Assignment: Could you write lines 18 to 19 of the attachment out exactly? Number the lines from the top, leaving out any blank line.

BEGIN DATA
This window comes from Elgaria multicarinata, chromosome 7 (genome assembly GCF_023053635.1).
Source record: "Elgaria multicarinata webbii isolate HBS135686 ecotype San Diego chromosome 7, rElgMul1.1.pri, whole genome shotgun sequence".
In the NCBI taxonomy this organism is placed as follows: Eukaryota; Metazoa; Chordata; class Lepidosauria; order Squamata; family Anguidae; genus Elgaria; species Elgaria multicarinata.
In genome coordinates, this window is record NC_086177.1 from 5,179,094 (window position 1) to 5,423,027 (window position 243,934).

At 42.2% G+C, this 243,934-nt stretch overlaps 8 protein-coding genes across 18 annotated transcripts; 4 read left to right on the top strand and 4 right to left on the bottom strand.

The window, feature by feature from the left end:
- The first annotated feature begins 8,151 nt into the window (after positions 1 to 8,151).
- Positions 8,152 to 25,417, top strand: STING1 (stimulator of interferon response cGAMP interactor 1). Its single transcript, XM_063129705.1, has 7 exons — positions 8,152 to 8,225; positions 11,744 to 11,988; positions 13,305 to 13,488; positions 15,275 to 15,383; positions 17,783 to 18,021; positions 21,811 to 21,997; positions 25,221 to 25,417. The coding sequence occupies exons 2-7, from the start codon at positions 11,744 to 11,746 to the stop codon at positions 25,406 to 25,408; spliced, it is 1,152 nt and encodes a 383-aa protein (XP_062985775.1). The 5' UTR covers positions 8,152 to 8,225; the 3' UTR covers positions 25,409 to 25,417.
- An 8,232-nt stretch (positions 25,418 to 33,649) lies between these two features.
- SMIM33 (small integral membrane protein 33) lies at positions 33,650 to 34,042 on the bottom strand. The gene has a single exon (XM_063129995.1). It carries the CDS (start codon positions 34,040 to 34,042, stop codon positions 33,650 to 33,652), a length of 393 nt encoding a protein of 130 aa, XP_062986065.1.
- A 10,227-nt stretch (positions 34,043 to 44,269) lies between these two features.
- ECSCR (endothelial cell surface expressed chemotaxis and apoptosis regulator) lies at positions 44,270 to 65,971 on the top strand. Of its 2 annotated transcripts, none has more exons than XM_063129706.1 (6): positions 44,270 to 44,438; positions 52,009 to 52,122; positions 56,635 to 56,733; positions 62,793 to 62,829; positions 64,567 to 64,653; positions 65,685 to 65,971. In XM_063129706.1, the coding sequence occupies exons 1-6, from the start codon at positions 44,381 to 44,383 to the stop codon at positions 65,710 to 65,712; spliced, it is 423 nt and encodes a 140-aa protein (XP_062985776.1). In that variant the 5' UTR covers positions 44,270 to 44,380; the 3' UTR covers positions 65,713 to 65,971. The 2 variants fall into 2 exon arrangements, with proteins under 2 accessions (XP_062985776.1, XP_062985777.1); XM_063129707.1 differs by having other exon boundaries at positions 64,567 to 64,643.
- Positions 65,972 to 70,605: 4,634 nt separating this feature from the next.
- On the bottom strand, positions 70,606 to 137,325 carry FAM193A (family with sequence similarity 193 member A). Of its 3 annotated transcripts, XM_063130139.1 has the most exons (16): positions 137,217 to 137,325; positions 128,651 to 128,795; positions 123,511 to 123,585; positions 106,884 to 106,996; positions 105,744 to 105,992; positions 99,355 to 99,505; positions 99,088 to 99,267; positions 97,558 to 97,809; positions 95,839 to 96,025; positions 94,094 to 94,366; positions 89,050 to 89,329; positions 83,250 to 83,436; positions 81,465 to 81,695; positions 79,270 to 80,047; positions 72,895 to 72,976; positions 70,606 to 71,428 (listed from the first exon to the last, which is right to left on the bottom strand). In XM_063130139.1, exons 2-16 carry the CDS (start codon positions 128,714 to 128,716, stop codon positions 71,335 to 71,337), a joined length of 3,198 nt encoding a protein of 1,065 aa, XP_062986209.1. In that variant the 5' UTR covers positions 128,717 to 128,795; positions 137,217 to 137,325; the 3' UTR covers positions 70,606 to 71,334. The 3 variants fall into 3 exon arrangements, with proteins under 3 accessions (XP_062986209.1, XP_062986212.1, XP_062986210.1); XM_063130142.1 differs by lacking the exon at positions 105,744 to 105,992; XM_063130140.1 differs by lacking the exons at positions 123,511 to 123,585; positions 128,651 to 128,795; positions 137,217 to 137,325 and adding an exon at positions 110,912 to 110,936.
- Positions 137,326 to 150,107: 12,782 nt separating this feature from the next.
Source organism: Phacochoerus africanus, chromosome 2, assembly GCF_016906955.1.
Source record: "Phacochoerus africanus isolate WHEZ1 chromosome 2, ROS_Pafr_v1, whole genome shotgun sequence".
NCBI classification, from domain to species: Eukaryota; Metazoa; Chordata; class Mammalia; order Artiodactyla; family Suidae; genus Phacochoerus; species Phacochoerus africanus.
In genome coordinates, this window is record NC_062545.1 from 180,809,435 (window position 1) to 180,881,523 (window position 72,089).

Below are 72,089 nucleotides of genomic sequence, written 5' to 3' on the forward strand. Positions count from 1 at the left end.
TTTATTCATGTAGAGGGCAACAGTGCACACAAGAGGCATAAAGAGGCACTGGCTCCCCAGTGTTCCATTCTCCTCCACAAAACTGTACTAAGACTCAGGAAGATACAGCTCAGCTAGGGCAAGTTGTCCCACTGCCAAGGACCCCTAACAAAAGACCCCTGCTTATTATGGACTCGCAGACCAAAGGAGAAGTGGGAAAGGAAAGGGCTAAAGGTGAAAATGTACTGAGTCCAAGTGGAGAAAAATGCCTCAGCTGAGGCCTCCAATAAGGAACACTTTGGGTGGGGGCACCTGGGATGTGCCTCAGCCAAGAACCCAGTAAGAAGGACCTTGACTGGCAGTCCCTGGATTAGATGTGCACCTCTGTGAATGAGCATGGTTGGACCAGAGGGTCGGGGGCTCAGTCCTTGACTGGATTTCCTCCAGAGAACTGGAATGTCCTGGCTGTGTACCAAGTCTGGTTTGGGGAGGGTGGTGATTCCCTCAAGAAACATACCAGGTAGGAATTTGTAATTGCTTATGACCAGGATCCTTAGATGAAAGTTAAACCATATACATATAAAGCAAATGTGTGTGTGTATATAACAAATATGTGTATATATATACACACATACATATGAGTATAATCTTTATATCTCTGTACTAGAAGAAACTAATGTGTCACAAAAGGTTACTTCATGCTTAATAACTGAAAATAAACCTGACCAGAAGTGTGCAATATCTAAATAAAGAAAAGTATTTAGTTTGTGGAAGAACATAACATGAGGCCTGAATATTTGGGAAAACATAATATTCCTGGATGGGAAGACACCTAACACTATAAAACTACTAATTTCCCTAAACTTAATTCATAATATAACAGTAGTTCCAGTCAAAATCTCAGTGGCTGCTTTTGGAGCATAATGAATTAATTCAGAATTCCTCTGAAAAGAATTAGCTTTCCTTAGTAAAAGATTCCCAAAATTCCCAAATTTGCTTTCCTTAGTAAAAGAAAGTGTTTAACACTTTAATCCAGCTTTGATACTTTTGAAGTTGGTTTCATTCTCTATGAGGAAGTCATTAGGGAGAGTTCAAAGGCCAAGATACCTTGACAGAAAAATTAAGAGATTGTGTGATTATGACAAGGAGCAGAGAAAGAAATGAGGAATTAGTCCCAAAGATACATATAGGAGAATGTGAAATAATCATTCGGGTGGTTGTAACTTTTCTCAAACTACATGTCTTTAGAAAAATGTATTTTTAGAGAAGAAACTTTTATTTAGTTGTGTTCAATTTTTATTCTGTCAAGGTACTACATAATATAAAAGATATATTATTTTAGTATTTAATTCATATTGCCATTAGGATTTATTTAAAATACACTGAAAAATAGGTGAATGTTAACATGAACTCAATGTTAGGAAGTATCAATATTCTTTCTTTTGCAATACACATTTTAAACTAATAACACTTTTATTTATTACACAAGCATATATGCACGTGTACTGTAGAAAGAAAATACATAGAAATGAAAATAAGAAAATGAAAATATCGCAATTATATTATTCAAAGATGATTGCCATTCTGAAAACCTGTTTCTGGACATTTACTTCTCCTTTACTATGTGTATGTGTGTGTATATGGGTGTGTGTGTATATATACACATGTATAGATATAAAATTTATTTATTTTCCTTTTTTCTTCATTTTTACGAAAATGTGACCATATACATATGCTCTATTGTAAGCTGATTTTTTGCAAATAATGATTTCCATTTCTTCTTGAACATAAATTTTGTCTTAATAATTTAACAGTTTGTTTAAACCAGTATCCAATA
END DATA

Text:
NCBI classification, from domain to species: Eukaryota; Metazoa; Chordata; class Mammalia; order Artiodactyla; family Suidae; genus Phacochoerus; species Phacochoerus africanus.
In genome coordinates, this window is record NC_062545.1 from 180,809,435 (window position 1) to 180,881,523 (window position 72,089).